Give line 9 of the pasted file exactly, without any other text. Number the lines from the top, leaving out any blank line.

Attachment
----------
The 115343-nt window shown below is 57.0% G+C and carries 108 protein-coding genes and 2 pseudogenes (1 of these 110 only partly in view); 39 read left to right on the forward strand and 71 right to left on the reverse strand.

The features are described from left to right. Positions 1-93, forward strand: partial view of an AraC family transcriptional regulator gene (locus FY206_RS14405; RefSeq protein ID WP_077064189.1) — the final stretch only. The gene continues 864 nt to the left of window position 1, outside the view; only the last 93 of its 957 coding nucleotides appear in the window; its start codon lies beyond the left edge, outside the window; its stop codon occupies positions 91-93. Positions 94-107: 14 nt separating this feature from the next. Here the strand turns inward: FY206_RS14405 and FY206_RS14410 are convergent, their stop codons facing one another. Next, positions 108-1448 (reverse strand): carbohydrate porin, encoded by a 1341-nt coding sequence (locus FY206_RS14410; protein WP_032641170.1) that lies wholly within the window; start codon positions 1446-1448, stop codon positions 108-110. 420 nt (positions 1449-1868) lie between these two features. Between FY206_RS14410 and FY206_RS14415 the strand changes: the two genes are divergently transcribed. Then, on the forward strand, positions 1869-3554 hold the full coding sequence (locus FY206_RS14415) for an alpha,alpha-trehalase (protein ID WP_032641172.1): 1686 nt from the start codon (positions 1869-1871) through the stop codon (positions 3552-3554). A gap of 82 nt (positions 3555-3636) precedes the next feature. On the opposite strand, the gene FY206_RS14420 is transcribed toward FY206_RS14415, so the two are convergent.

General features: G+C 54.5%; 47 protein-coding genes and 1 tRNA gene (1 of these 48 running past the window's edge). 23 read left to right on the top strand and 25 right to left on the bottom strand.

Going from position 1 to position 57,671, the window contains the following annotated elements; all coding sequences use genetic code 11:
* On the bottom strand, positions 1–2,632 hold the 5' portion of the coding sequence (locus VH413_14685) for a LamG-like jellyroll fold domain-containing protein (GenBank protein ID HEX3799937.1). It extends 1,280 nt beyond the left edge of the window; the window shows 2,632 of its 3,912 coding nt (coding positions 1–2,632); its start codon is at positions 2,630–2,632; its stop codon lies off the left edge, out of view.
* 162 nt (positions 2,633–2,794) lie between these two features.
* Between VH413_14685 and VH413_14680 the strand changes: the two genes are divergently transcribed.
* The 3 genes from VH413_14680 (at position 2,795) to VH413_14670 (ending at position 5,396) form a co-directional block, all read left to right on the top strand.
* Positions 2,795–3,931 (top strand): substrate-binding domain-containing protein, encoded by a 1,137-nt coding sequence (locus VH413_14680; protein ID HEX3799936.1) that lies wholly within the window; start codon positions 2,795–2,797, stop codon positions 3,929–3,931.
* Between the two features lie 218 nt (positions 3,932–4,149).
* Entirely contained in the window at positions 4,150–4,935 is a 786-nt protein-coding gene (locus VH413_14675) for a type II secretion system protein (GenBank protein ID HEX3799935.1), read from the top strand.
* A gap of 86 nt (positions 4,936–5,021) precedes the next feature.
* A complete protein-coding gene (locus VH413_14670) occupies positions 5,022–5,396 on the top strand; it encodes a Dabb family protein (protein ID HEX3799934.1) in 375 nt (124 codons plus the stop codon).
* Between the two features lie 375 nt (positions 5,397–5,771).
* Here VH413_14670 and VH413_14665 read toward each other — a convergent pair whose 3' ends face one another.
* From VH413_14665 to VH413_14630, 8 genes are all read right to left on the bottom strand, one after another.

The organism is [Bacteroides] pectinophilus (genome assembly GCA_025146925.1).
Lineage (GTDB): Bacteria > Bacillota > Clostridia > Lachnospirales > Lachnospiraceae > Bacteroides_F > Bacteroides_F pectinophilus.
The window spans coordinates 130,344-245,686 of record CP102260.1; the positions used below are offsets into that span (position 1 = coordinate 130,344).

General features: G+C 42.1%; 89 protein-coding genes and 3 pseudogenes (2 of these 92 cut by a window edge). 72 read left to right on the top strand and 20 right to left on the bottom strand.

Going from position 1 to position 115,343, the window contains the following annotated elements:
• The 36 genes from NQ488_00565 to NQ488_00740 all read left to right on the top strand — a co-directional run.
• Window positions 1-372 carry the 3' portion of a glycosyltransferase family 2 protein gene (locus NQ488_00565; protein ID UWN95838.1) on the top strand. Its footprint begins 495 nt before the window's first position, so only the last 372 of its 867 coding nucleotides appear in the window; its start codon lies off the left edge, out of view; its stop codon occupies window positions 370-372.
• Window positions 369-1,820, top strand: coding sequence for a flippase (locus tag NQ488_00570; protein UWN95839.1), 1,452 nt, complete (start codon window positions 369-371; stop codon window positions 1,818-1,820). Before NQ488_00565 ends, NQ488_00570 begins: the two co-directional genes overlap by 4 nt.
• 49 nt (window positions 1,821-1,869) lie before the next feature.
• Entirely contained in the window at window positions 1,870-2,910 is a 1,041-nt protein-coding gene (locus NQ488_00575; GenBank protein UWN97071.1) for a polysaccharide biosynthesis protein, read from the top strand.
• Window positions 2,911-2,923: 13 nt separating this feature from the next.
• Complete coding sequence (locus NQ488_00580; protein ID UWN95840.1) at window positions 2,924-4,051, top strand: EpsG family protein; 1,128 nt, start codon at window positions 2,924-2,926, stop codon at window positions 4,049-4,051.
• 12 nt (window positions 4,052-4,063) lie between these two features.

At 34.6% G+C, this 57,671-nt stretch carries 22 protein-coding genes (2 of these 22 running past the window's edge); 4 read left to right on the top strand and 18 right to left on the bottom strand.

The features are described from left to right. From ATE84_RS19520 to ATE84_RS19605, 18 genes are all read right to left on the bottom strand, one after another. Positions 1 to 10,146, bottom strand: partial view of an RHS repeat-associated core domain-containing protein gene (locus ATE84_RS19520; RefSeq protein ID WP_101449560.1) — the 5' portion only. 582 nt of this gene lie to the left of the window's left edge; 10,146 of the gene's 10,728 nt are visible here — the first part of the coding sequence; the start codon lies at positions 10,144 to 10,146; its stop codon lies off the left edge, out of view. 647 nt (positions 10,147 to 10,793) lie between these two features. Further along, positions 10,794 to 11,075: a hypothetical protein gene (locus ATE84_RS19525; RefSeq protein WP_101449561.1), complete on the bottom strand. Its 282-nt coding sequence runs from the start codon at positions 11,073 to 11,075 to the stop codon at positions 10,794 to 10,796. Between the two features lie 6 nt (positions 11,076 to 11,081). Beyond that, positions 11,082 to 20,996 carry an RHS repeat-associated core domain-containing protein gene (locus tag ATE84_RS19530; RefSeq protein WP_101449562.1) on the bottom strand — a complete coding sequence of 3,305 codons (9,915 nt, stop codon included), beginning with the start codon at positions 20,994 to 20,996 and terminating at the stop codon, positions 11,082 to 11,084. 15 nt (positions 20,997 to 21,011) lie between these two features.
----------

* Positions 2,795–3,931 (top strand): substrate-binding domain-containing protein, encoded by a 1,137-nt coding sequence (locus VH413_14680; protein ID HEX3799936.1) that lies wholly within the window; start codon positions 2,795–2,797, stop codon positions 3,929–3,931.